Perhaps I’m in the minority here, but I don’t think “Walker, Texas Ranger” needs a reboot, much less an origin story. And yet we now have one, starring former “Supernatural” and “Gilmore Girls” star Jared Padalecki as the titular Lone Star lawman.
Now, I don’t think anyone was actually clamoring for Walker’s return. The Grunge-era, Chuck Norris-led, cops-and-stretch-denim kung fu Western isn’t actually a high-value IP with a diehard group of fans penning slash fiction and secretly sharing their dirty little fantasies with their fellow devotees.
We’re not talking about “Star Trek” here. Or Bond. Or “Dr. Who.” Or “Spider-Man.” Properties with long-running multi-generational appeal. We’re talking about Billy Bob Walker, a character that is so far removed from the pantheon of great pop culture heroes that you don’t even know if Billy Bob is actually his first name. I don’t. It could be, but no one knows enough about “Walker, Texas Ranger” to say otherwise.
The point is, somebody thought enough of Walker to bring him back. More importantly, they thought enough people would be interested to see this all-but-forgotten Texas Ranger back on the screen alongside his crime partners Dr. Quinn and, um, Manimal, every Friday night on CBS.
Again, Dr. Quinn could be there, although I admit Manimal is a bit of a stretch. Then again, I’m guessing that Manimal’s name actually isn’t Manimal. That’s silly. It’d be like saying the main character of “Walker, Texas Ranger” is called Walker Texas Ranger. Or Trapper John, MD. Or Spacehunter Adventures in the Forbidden Zone. That last one is a bit of a mouthful, but it’s equally as plausible as the name of a main character on a show nobody really remembers. You know, “Wallace, Texas Strangler.”
Oddly enough, this whole thing has gotten me feeling inspired. So, ladies and gentlemen, I’ve decided to attempt a reboot of my own by revisiting a novel I worked on from 2008-2010.
It’s name: “Tombstoned.”
It’s plot: A talking terrier is hired by a tech magnet to locate the last book in the world. On the way, Terry the Terrier fights flesh-eating foodies, journeys to the mythical Snerf village, and faces off against Dr. Victor Van Damme’s army of robots.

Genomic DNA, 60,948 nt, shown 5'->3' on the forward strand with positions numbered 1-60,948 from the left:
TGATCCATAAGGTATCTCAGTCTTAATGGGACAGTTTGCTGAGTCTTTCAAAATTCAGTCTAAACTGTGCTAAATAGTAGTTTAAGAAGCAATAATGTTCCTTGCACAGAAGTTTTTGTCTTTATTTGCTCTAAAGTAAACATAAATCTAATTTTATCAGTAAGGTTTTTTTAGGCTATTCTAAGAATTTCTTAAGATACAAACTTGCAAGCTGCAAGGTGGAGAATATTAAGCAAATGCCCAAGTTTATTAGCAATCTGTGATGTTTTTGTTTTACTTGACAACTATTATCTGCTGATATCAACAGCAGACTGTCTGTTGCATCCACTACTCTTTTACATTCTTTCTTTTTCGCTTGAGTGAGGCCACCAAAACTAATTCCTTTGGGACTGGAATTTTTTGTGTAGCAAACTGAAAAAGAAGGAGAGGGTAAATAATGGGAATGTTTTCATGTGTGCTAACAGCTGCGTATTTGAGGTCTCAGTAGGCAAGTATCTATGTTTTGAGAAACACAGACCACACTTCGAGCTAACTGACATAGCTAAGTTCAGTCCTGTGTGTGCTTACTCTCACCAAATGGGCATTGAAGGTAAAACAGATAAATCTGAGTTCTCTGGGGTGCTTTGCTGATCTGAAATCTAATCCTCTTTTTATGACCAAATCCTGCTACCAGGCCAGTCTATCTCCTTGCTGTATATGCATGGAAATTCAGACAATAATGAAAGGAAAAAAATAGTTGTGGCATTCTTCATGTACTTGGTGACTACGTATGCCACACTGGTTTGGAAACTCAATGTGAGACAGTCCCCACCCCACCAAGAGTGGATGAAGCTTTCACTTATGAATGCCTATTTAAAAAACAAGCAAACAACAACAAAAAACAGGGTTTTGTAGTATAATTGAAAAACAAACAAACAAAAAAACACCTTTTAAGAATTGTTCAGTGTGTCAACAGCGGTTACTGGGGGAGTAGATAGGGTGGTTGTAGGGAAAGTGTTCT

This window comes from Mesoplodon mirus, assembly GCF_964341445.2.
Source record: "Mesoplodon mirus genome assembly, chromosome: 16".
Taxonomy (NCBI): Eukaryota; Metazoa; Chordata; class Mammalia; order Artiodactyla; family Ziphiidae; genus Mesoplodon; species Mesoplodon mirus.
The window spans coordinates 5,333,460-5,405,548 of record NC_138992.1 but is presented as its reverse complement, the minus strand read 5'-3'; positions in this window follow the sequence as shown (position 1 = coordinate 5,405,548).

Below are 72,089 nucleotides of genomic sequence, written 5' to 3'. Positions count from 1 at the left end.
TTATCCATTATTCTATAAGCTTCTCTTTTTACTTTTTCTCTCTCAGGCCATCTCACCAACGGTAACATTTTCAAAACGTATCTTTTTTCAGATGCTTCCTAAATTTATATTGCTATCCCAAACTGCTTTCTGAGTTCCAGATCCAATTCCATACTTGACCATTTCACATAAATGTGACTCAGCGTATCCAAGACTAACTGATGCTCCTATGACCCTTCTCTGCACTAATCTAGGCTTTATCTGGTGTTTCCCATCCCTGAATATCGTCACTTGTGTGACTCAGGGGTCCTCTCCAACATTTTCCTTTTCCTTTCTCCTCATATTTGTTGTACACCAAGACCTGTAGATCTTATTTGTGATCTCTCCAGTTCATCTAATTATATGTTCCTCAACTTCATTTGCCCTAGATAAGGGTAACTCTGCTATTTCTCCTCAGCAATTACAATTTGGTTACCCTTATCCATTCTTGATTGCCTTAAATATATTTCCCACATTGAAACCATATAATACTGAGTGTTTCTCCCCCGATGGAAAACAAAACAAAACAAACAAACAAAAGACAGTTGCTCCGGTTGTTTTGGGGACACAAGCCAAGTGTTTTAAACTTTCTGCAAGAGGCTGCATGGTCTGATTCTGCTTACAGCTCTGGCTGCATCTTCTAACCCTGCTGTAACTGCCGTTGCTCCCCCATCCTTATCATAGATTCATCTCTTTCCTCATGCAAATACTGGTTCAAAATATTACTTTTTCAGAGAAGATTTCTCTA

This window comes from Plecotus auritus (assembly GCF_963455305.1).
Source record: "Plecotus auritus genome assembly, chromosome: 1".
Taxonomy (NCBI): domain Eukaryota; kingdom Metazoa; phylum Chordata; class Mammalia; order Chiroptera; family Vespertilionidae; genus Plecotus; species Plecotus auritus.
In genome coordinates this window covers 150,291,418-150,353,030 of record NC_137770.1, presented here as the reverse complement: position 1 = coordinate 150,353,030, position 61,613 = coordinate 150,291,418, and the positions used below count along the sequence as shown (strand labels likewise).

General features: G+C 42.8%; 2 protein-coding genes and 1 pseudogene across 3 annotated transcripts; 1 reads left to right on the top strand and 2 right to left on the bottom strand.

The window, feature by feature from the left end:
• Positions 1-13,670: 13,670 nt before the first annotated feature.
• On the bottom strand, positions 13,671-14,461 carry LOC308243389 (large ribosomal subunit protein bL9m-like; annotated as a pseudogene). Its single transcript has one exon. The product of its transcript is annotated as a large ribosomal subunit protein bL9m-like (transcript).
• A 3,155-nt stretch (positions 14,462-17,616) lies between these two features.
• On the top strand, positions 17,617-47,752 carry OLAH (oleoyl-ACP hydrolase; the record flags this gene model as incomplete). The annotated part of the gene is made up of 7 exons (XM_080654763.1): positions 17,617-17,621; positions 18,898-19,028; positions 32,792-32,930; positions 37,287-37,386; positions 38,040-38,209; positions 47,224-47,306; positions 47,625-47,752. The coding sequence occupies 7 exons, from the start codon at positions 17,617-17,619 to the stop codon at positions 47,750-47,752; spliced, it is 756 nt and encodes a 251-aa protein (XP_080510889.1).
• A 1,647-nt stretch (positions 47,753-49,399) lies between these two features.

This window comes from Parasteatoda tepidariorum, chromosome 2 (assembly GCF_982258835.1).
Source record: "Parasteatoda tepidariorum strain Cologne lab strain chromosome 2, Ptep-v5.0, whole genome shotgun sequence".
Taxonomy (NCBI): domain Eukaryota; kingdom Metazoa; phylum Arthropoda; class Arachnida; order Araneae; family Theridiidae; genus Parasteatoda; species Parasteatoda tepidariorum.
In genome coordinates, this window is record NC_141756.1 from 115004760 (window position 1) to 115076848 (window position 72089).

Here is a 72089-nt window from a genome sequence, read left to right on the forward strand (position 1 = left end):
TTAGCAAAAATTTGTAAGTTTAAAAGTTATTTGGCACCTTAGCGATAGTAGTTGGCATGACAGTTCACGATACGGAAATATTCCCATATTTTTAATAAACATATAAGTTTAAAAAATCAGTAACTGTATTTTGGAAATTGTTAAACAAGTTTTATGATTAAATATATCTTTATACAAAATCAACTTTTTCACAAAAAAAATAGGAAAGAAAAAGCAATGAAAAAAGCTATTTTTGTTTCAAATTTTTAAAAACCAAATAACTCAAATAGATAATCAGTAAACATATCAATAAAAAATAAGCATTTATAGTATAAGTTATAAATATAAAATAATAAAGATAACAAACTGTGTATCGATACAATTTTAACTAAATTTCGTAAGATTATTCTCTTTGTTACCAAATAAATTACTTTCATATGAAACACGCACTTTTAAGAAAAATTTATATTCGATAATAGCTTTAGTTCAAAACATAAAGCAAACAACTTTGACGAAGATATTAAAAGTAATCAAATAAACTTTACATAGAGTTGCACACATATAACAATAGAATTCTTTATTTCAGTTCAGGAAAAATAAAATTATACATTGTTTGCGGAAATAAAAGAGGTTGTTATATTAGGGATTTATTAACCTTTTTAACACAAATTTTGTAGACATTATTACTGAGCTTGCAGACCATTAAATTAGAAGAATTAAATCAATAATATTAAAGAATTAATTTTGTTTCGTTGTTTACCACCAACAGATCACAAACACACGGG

OK, I’m not being entirely honest here. I mean, that’s the plot of “Tombstoned.” It’s just that none of that stuff really happens, how do I say it, on-screen. Most of the action involves more mundane concerns: sentient Fisher-Price toys, murderous coffee makers, and tinnitus, which in the world of “Tombstoned” is actually a condition involving the inability to get the theme to “Star Cars” out of your head.
To make matters even worse as a marketable work of contemporary fiction, the book’s chief protagonist, Terry the Terrier, is a bit player in his own story. The real star of “Tombstoned” is Buck Sparkman, and, well, Buck doesn’t do much more than look at his own phone, text his wife, and rewrite history. On second thought, that’s kinda significant.
See Buck’s a cravedigger, a kind of reality-reshaping wizard who is hired to put down the out-of-control storylines and tired stock characters that are running amok all over the world.
Superheroes. Hobbits. Marauding anime monsters. And swashbuckling outer-space drug smugglers. You know, like Han Job, the dashing driver of the Millennium Impala and the star of, um, “Star Cars,” and it’s seemingly never-ending series of sequels, prequels, and premature intermissions.
Not that I don’t enjoy superheroes, hobbits, anime monsters, and “Star Cars.” I do. Or I did. Or, you know, sometimes I still do. But it’s all a bit much.
“Tombstoned” was a response to that.
But there was a problem. It wasn’t very good. The book that is.
Parts were clever, witty, and really on-point. Heck, sometimes I even laughed out loud. But again, it didn’t work.
And so, I got the idea to revisit this failed book, but I decided to go about it in a round-about way: 1. I’d let my alter-ego Wyatt Duvall take the blame — it’s his book, his mistake. Bastard. 2. I’d write a series of academic papers about Mr. Duvall’s failed second novel. (What the first one is, I’m not quite sure. In fact, I’m not sure where Wyatt found the time to write, given his propensity to orchestrate mass hoaxes and all that. But somehow he did. And I applaud him for it.)
So what you have here is my first stab at what I guess is a reboot. It’s not entirely accurate, but it’ll do.
I don’t know if this go-round will be any better. Maybe it will, maybe it won’t. Either way, it doesn’t matter. But, you know, somebody had to say something about “Star Cars.” And if not Buck Sparkman, then I don’t know who? Billy Bob Walker?